by Annalee Durland-Jones
Throughout history, seasonal epidemics and pandemics have occurred throughout the world. With a large selection of rural hospitals falling behind, and sometimes even closing, minority populations are facing inadequate and unreliable accessibility to healthcare. From a lack of access to healthcare to common misconceptions about the role of one’s race in health-related issues, it is clear that it is not a coincidence that COVID-19 has a higher fatality rate in the United States for those that are in a minority race, but instead a glimpse into the healthcare crisis within the United States.
This reflective photo series aims to show that while everything has changed due to the COVID-19 epidemic, day to day life must still go on for many. This series focusses on my own personal experiences and the daily tasks which now makes up my daily life
Freshman year of college, some of the first advice I got was to never do homework in bed. This semester, the bed seems to be the only place that I do any work. Whether it is rolling out of bed one minute before class to log into zoom or cooking breakfast and sipping a fresh cup of coffee while logging into a virtual church service, attending everything virtually has become the new normal. This new normal feels funny. I still have not gotten into this new rhythm of life. Instead of trying to make myself put together for class, I find myself trying to see how little I can do to still appear somewhat professional. While Zoom can feel almost like real life, it is still so important to remember it is not. In real life we can’t hide our faces or put ourselves on mute so that our colleagues do not hear is muttering to ourselves. I find myself wondering what this new normal really is when in reality it is anything but normal.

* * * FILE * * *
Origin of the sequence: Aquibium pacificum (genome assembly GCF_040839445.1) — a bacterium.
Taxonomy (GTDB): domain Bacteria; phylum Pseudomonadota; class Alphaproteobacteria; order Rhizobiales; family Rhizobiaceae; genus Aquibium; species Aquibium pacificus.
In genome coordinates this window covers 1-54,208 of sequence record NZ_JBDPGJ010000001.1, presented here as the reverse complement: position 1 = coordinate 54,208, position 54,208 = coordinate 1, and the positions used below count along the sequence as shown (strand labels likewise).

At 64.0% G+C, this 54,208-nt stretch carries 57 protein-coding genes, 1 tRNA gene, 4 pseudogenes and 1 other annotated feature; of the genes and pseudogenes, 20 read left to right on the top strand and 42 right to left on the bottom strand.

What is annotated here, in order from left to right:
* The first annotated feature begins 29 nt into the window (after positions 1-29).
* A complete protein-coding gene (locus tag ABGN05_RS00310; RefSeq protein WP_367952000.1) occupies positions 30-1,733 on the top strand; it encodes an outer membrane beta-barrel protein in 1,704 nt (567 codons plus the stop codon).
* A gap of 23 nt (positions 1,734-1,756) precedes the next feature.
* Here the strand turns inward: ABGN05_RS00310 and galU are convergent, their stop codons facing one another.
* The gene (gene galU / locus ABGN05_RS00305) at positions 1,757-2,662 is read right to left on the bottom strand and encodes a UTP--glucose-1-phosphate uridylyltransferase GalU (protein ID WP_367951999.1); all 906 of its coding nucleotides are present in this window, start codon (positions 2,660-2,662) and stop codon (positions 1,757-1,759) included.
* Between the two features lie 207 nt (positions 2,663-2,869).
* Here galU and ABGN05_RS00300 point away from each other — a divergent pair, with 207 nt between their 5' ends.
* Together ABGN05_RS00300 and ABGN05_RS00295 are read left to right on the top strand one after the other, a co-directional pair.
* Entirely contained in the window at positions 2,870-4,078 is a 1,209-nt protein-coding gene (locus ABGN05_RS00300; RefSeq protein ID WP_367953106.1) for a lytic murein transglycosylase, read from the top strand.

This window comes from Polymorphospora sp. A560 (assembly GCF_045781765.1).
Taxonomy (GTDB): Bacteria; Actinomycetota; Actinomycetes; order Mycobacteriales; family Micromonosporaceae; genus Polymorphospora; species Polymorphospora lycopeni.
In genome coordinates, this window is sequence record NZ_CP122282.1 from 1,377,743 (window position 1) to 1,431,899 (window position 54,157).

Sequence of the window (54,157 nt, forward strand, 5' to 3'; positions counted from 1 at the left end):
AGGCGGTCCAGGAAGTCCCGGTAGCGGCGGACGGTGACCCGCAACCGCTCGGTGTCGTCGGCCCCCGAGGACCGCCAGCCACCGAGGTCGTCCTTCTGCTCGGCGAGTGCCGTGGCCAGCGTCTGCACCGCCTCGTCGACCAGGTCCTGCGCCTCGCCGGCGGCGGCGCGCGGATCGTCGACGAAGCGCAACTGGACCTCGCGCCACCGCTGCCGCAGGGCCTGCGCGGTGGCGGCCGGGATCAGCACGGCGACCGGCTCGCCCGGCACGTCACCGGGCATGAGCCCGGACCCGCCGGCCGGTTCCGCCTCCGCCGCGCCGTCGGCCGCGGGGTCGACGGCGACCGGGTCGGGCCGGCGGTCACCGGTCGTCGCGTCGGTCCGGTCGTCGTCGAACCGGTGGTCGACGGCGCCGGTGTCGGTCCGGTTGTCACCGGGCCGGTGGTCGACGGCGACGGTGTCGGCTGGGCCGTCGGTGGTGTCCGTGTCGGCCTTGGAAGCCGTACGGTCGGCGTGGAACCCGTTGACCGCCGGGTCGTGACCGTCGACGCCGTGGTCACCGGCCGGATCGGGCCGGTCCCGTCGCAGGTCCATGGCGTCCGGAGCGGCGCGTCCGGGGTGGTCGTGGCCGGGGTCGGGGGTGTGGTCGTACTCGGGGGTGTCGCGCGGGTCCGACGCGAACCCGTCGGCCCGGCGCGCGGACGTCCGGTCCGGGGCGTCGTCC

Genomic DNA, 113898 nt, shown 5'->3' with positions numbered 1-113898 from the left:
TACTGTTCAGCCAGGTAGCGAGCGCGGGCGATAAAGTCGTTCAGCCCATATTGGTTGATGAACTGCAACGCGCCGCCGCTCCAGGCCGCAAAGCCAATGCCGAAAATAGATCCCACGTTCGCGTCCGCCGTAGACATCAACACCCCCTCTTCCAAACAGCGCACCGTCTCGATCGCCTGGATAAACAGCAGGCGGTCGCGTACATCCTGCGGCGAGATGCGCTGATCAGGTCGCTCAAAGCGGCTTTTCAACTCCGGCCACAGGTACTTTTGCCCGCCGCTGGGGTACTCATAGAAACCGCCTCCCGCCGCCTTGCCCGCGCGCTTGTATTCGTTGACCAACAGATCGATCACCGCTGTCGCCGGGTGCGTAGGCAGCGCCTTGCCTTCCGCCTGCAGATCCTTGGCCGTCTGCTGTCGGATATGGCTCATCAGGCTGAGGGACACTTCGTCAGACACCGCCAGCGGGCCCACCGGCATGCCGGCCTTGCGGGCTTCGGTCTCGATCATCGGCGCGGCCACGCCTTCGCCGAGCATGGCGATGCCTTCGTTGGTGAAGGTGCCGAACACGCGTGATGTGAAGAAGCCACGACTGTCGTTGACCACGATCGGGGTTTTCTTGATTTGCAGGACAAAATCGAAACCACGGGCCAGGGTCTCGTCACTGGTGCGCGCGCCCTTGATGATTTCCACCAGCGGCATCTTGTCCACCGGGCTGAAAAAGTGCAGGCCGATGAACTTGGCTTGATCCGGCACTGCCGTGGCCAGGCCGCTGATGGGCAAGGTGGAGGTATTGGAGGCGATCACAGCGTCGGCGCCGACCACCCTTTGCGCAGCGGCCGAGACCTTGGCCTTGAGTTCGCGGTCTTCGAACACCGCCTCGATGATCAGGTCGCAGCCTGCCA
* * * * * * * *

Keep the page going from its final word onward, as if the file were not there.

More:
How do we choose if one life is essential and the other is not? Throughout COVID-19 who we support verse who we do not support seems to be contradictory at a sickening rate. When grocery store employees go on strike to demand a living wage instead of a minimum wage, most people turn a cheek, but throughout the COVID-19 crisis, paper yard signs appear in support of support for postal workers and grocery workers pop up everywhere. How can people go from saying workers are disposable to workers are essential.
One day this past summer I found myself feeling incredibly sick-upset stomach, insanely dizzy, and super light sensitive. I thought nothing of it until it happened again the next time I came home from a grocery store. Ever since the pandemic began, we have been drowning ourselves in hand sanitizer and I found that it was the very hand sanitizer that was making me feel sick. I quickly searched google and found that I, like hundreds of others had been experiencing symptoms from what I thought was a safe substance. The FDA has had to recall over 149 hand sanitizers containing Methanol over the last six months. Methanol is a type of alcohol that is toxic when ingested and may be harmful when applied directly to the skin. The FDA is facing a bombardment of new brands and companies attempting to create hand sanitizer and is having issues in enforcing standards of quality before it goes on the market. With such a high demand for the product, consumers barely have a chance to think before purchasing products.
In an attempt to stock up on necessities, at the beginning of the pandemic, it was nearly impossible to find toilet paper, hand sanitizer, tissues, or other items that society considered essential. Many people attempted to profiteer from the pandemic for selling brand name bottles of Lysol and hand sanitizer for price margins of 600%.
Stores have begun putting limits on products deemed essential. From empty shelves to warning signs that products are out of stock walking into a store can feel like walking into a purge. A simple action of getting necessities has turned into a life-threatening task.
While all of these experiences are somewhat new and definitely weird, this is our new normal. From matching outfits to face masks, to people sewing hundreds of PPEs for hospitals, this is a different way of life. Looking back, it feels weird to think six months ago I had no issue sharing drinks with friends or being in a movie theater with a random stranger coughing behind me. This pandemic is not only creating a shift in our culture but creating a different outlook on our past.
Created in partnership with Guilford College's Peace and Conflict Studies Department.
Special Thanks to Zulfiya Tursonova.
Special Thanks to Zulfiya Tursonova.